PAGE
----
Those of you who know me personally know that I like technology. Not only do I work in a technical field, but I like to follow technology trends, as evidenced by some of the blogs I follow. I'm not, however, the kind of person who's got to have the latest gadgets, but I like to know where technology is headed and what creative things people are doing with it. And sometimes, it's amusing to see what silly things people are doing with it.
When I first heard of the Roomba, I loved the idea. No one I know enjoys vacuuming -- it's a chore in every sense of the word. It is difficult work to push and pull the vacuum around the house; it's difficult to get to the walls and corners without bumping and scuffing everything; and, what I think is the worst part -- it's loud and really scares the dogs and cats. Though we're still far away from having a Rosie around the house, the Roomba is a big step closer. And iRobot, the company that makes the Roomba (along with Scooba, the floor washing robot, among others), makes a large selection of Roombas for every need, including the ability to schedule cleanings during times when you're away and virtual walls to keep the Roomba within a specified area.
But before this post begins to sound like a review or recommendation of the Roomba, let me explain why I would not buy a Roomba.
Aside from making the Roomba, Scooba, and other housecleaning robots, iRobot also makes robots for military use.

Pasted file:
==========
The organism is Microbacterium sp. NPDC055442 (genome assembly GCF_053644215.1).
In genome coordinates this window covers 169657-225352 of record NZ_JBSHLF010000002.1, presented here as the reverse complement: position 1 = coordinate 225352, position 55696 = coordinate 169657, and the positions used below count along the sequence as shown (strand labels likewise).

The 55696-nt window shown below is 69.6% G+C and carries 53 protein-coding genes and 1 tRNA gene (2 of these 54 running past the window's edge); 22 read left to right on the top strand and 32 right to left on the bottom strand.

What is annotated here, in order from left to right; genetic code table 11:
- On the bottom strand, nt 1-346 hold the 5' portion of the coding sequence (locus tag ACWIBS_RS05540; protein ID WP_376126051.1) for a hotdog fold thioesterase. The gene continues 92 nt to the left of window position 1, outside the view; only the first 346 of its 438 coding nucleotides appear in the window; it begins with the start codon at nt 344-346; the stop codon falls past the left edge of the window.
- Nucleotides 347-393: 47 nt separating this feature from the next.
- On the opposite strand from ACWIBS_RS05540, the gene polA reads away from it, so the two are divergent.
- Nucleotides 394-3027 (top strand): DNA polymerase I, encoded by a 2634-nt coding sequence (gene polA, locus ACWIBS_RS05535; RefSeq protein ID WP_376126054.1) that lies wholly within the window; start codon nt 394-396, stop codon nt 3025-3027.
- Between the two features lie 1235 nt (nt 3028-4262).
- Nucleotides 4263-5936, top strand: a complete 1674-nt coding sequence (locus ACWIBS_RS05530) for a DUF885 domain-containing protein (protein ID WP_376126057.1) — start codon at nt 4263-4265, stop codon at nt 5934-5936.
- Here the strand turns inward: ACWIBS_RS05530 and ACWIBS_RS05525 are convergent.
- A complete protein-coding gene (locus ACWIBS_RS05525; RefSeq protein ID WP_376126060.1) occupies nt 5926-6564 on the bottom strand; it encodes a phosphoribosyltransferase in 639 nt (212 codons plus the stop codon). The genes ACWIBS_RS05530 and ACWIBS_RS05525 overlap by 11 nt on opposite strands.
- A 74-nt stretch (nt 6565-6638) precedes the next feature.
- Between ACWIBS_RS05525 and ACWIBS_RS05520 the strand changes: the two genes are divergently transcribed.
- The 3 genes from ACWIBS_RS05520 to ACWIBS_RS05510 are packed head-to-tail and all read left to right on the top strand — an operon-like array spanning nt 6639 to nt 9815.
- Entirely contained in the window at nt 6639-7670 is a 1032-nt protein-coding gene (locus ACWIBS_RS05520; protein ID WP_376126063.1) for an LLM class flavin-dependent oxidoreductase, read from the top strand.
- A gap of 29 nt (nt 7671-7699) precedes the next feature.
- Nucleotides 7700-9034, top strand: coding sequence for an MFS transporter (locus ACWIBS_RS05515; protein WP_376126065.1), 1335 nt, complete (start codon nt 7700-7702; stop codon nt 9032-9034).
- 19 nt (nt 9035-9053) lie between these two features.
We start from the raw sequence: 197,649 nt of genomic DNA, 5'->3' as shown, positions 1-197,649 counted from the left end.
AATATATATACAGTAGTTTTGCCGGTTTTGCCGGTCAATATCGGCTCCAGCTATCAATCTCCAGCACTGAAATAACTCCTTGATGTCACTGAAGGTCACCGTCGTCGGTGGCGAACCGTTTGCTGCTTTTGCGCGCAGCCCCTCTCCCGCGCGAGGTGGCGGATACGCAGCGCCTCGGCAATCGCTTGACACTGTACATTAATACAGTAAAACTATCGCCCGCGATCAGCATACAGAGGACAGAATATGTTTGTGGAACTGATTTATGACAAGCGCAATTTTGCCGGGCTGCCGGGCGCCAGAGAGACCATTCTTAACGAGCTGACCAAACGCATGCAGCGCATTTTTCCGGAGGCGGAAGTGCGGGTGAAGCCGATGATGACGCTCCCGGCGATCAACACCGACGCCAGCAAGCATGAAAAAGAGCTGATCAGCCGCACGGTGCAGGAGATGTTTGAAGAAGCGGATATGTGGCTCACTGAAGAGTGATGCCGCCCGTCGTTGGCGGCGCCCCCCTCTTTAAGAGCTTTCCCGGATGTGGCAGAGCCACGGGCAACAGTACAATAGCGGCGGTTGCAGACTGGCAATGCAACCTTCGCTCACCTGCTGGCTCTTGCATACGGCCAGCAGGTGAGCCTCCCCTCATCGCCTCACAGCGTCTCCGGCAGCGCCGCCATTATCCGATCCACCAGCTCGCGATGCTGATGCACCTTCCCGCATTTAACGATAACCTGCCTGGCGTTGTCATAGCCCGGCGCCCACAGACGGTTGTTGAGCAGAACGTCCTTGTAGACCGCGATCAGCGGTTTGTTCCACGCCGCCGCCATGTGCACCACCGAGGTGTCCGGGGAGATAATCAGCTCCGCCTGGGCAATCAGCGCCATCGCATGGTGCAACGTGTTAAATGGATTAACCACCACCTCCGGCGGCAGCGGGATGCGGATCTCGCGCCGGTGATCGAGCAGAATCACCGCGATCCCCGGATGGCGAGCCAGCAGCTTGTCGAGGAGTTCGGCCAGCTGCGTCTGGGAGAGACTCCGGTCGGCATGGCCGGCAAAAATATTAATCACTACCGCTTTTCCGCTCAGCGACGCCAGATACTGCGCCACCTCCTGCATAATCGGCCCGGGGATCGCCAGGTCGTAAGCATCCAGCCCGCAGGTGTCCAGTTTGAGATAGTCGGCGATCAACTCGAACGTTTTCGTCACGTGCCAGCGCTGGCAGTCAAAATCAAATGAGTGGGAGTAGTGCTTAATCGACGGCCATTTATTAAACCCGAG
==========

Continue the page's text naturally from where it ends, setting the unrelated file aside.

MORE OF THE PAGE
On their website, iRobot touts their "government and industrial" robots as "protecting those in harm's way", suggesting that they're used purely for defensive or protective purposes. It describe uses such as detecting and clearing land mines and IEDs and surveillance. However, iRobot also develops robots whose capabilities include the use of machine guns and grenade launchers.
Many of the articles describing these "wardroids" or "killbots" from iRobot reference the film Terminator and its sequels, describing these new army robots as predecessors to the fictional robot killers of the sci-fi blockbusters. Though the iRobot Warrior military robots are not autonomous killers, they do pose a different issue, a moral issue, given that they're remote controled by military personnel who are often stationed thousands of miles away from the battlefield.
What this means is a scenario where a soldier sitting at a control station on a military base in the U.S. can remotely control a iRobot Warrior robot armed with real weapons, scanning for enemy positions through a computer display. Then, by pushing buttons on a controller, launching missles or firing machine guns at the enemy and killing people without ever endangering himself. By the way, the controllers used look like video game controllers. Would it be easier for a soldier to push a button on a controller to fire his weapon than if he had to see his target through a gunsight and pull the trigger?
How can I watch a robot whiz around my house and clean my carpet when I know that the same company's robots are out destroying other people's houses? How can I use these robots to make my life more convenient when that technology is also used to extinguish other lives?
I know that part of the taxes I pay are going to the military budget that are funding the development and deployment of these robots. That's a broader question which cannot be easily addressed. But what is an easy question for me to address is to not buy a Roomba. I'm sure there are other companies whose businesses deal with things to which I object. When we find them, we should examine them and the choices we make, and choose not only based on what benefits ourselves, but also what impact those choices may have on other people in the world.